Beyond the geofence, you can control the Lyric in a number of ways through its app: users can set up quick "shortcuts" to automatically raise and lower the temperature and tie them to real-world events — such as going to bed, having a large number of guests in your house, or simply just wanting to quickly bump the temperature on a cold night. "In my world, when I work out, I like it 5 degrees cooler, because you’re naturally heating up," says Kevin Werich, a Lyric product manager. "We think of temperature not as much as that [numerical] value anymore."
Lyric is built to take into account that how warm or cool you feel goes beyond just that numerical temperature: a feature called Fine Tune takes into account both indoor and outdoor temperatures and humidity levels and makes small adjustments from there. On a particularly humid day, for example, Lyric might drop the temperature a bit lower to compensate, while on a hot, dry day it might not need to run quite as frequently.
"We don’t want to have to stand at the wall and enter in information and program it."
From a feature perspective, the Lyric thermostat certainly sounds like it’ll be strong competition for Nest in the heating and cooling department, but barriers to entry for the average consumer still exist. Probably the biggest is the installation process, something Honeywell is addressing with an app-based installation guide which walks you through four distinct steps: installation, connection, configuration, and personalization.
Honeywell is including links to help videos for whatever specific step you’re on, as well as the ability to take a picture of your home-wiring setup right in the app, so you can refer to it as you install the Lyric. It’s definitely useful, and Honeywell says that Lyric will work with 97 percent of heating and cooling systems in the US, but it’ll still have to work to overcome consumers feeling like their current systems are "good enough" — at least good enough to not have to mess around with wiring in a new thermostat.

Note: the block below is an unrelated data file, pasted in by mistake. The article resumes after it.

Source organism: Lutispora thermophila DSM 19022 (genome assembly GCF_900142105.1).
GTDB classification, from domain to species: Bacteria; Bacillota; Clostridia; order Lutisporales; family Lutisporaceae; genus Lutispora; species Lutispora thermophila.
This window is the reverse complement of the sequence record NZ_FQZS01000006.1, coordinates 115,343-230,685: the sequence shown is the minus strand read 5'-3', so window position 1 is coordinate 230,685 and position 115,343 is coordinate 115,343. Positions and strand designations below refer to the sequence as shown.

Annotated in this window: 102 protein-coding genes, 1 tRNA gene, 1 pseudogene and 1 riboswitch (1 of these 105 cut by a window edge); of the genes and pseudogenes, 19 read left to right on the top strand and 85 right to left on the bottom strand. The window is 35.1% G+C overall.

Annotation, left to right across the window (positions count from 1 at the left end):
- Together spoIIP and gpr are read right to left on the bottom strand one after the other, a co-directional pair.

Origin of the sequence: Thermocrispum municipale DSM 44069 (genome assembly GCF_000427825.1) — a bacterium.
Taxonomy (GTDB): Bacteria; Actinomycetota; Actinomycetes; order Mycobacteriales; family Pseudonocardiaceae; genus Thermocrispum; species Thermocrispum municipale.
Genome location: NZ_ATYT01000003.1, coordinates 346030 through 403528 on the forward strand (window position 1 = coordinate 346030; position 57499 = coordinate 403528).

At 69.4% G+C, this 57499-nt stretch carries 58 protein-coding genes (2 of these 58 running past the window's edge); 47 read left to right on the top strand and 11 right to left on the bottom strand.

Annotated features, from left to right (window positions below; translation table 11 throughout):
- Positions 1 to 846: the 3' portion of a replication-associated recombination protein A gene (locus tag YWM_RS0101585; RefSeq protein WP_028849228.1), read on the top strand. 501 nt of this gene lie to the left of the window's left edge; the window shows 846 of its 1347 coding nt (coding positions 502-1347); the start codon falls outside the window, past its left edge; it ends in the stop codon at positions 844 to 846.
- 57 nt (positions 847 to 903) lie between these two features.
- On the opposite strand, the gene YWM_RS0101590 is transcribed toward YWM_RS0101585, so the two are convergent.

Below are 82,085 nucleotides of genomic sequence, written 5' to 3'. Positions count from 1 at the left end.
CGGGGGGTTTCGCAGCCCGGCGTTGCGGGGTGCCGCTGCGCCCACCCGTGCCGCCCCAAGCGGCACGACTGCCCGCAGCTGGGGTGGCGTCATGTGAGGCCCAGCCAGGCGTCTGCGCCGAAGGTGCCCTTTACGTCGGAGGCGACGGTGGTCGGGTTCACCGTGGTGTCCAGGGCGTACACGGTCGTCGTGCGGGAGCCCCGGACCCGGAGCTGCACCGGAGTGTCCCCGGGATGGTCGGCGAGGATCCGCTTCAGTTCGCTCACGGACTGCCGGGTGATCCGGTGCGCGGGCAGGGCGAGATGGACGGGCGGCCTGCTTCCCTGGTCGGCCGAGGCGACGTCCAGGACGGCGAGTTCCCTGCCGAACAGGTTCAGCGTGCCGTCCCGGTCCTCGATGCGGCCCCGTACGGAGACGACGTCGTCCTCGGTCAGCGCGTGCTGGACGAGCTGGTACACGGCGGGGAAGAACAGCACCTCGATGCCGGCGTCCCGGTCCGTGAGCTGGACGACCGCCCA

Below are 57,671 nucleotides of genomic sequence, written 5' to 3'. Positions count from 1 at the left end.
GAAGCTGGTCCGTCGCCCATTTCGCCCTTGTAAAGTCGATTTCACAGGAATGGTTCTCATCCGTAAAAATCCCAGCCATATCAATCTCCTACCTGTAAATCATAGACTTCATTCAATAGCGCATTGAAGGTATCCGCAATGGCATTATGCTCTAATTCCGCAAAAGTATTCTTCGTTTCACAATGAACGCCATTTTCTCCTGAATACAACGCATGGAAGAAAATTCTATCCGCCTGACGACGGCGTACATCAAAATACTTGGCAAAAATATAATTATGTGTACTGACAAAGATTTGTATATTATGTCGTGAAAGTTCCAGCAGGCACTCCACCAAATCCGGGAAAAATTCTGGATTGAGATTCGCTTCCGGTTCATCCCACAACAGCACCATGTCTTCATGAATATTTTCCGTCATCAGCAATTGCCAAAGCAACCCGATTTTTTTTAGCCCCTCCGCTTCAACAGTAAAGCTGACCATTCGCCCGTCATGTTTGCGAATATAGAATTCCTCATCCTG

Besides, Honeywell has its eyes on a market beyond just those who want to replace their thermostat — it wants to be the first company to truly succeed at building a smart home, with the Lyric thermostat representing just the first piece of an eventual family of products. Of course, the company is going to need more than just a thermostat to do that, but unfortunately Honeywell isn’t talking about what specific products are coming next, or when they’ll launch. "Our philosophy is building this in bite-sized solutions — we know that consumers will buy these when they’re ready," says Werich. "So if they’re ready to replace a thermostat we give them that opportunity. When they’re ready for that next piece they can either start with a thermostat or start with something else."
Honeywell is keen to build out as many spokes of its connected home hub as it can. "We’ll extend Lyric into all of the other product families where Honeywell plays today," says Wozniak. That list of product families is extensive — beyond heating and cooling, Honeywell builds a variety of home security systems, video surveillance cameras, door chimes, lighting, and more. Leveraging that vast product lineup will be a key part of its strategy, but Honeywell isn’t only relying on its own products. "Having said that, we’ll also include some partners, so there will be others that will fit into piece of mind, comfort, and other areas that make sense to be part of the Lyric platform," Wozniak explains.
The company also has an army of contractors on its side, ready to help get the Lyric out into homes. For now, it's available exclusively through Honeywell’s network of approved contractors before launching in Lowe’s stores in August — wider availability is planned for the holiday season, and Lyric will hit Europe sometime in 2015. Apple is yet another ally — Honeywell is one of Apple’s supported HomeKit partners as revealed at WWDC 2014 last week. If Apple is able to push home automation forward in a significant way, Honeywell certainly stands to benefit. That said, a wide distribution network and support from Apple and contractors won’t matter if most consumers decide that simpler, cheaper, schedule-based thermostats remain good enough for their homes.
Honeywell has finally responded to Nest
Whether that’ll be enough to materially push the concept of the smart home forward remains the huge question, but Honeywell thinks that consumers are ready — their familiarity with controlling all aspects of their life with a smartphone is something the company hopes to use to push potential customers towards the Lyric lineup as it grows. And the company has the sheer size, ubiquity, and distribution platforms to help make its smart products a household fixture in a way that Nest or another smaller company new to the space might not. While the Lyric thermostat on its own won’t be enough to get the company there, it looks to be a strong opening salvo in the inevitable smart-home wars.